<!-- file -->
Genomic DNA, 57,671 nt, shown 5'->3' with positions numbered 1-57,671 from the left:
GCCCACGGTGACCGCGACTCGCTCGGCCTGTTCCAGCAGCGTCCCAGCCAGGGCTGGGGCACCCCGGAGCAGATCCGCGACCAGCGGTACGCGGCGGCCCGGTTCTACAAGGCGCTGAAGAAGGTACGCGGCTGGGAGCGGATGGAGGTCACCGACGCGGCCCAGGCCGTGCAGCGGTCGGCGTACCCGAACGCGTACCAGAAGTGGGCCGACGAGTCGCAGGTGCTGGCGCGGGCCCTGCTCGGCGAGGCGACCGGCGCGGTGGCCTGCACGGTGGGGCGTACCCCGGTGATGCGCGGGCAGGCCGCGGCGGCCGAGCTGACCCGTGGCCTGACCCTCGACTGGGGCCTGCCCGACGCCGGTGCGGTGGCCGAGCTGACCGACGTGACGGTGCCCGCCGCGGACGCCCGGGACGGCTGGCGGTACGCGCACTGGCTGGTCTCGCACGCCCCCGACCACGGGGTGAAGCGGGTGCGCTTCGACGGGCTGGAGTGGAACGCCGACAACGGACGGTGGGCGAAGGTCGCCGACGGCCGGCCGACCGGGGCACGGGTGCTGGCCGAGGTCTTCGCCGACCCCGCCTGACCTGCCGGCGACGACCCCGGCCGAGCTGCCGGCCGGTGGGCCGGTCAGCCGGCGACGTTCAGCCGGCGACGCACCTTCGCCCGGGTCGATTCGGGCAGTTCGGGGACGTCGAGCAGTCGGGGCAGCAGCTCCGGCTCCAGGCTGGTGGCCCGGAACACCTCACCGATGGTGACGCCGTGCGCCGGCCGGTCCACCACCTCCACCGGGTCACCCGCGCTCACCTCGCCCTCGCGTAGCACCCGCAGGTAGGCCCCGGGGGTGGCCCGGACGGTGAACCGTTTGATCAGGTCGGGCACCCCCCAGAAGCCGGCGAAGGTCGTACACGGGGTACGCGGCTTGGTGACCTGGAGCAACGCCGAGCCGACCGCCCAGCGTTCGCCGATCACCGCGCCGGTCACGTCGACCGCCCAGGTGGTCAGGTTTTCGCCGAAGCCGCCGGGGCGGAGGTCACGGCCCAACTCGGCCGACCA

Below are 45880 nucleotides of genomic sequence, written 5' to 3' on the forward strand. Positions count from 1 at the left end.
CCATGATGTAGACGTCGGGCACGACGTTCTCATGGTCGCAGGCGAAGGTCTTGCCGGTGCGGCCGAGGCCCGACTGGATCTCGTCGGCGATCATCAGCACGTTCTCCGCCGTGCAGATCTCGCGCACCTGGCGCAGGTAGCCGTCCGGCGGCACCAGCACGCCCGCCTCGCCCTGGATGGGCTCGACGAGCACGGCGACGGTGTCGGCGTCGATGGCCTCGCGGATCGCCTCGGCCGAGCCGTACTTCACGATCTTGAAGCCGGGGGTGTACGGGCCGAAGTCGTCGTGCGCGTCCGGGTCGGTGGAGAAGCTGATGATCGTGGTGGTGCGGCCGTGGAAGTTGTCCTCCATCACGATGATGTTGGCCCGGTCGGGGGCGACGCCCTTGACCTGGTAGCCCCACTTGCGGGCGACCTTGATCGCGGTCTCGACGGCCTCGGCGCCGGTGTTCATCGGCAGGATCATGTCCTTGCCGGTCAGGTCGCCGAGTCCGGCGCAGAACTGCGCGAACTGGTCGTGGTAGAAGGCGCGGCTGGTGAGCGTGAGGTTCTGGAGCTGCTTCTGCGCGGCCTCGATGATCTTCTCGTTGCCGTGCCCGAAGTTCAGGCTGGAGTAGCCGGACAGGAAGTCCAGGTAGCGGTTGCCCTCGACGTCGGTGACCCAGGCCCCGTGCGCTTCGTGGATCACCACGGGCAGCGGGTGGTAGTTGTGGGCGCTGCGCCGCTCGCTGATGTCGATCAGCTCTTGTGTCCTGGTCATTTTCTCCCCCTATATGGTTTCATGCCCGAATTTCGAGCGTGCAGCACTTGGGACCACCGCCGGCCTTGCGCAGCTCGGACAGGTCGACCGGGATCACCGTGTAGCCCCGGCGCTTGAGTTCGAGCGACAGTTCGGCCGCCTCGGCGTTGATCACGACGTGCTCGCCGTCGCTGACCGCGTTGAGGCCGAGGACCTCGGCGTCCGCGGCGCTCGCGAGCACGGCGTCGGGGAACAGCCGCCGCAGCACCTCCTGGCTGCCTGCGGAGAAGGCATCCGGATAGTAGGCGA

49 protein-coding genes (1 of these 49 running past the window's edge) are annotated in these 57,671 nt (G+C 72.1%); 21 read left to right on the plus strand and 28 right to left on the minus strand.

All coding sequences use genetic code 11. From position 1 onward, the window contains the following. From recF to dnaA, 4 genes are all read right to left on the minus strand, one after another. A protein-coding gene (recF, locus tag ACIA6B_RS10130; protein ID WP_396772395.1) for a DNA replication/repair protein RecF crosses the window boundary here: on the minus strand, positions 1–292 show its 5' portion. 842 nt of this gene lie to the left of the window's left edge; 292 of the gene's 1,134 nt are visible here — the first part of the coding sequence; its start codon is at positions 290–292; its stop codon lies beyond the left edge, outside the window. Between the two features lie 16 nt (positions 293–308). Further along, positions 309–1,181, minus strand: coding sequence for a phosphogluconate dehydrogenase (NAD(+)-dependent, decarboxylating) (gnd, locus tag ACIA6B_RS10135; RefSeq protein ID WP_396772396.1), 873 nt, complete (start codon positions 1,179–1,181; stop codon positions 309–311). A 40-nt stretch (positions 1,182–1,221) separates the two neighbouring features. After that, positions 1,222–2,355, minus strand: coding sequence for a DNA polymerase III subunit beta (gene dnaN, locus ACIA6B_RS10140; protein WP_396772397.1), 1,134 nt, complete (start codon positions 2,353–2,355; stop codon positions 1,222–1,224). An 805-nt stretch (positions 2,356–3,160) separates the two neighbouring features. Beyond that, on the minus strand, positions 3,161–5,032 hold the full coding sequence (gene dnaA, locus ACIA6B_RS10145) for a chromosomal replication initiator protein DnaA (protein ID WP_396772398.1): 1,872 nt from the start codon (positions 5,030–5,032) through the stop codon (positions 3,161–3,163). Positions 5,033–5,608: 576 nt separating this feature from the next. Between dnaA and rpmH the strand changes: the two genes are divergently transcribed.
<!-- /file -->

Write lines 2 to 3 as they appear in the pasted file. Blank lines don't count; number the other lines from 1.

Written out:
GCCCACGGTGACCGCGACTCGCTCGGCCTGTTCCAGCAGCGTCCCAGCCAGGGCTGGGGCACCCCGGAGCAGATCCGCGACCAGCGGTACGCGGCGGCCCGGTTCTACAAGGCGCTGAAGAAGGTACGCGGCTGGGAGCGGATGGAGGTCACCGACGCGGCCCAGGCCGTGCAGCGGTCGGCGTACCCGAACGCGTACCAGAAGTGGGCCGACGAGTCGCAGGTGCTGGCGCGGGCCCTGCTCGGCGAGGCGACCGGCGCGGTGGCCTGCACGGTGGGGCGTACCCCGGTGATGCGCGGGCAGGCCGCGGCGGCCGAGCTGACCCGTGGCCTGACCCTCGACTGGGGCCTGCCCGACGCCGGTGCGGTGGCCGAGCTGACCGACGTGACGGTGCCCGCCGCGGACGCCCGGGACGGCTGGCGGTACGCGCACTGGCTGGTCTCGCACGCCCCCGACCACGGGGTGAAGCGGGTGCGCTTCGACGGGCTGGAGTGGAACGCCGACAACGGACGGTGGGCGAAGGTCGCCGACGGCCGGCCGACCGGGGCACGGGTGCTGGCCGAGGTCTTCGCCGACCCCGCCTGACCTGCCGGCGACGACCCCGGCCGAGCTGCCGGCCGGTGGGCCGGTCAGCCGGCGACGTTCAGCCGGCGACGCACCTTCGCCCGGGTCGATTCGGGCAGTTCGGGGACGTCGAGCAGTCGGGGCAGCAGCTCCGGCTCCAGGCTGGTGGCCCGGAACACCTCACCGATGGTGACGCCGTGCGCCGGCCGGTCCACCACCTCCACCGGGTCACCCGCGCTCACCTCGCCCTCGCGTAGCACCCGCAGGTAGGCCCCGGGGGTGGCCCGGACGGTGAACCGTTTGATCAGGTCGGGCACCCCCCAGAAGCCGGCGAAGGTCGTACACGGGGTACGCGGCTTGGTGACCTGGAGCAACGCCGAGCCGACCGCCCAGCGTTCGCCGATCACCGCGCCGGTCACGTCGACCGCCCAGGTGGTCAGGTTTTCGCCGAAGCCGCCGGGGCGGAGGTCACGGCCCAACTCGGCCGACCA

Below are 45880 nucleotides of genomic sequence, written 5' to 3' on the forward strand. Positions count from 1 at the left end.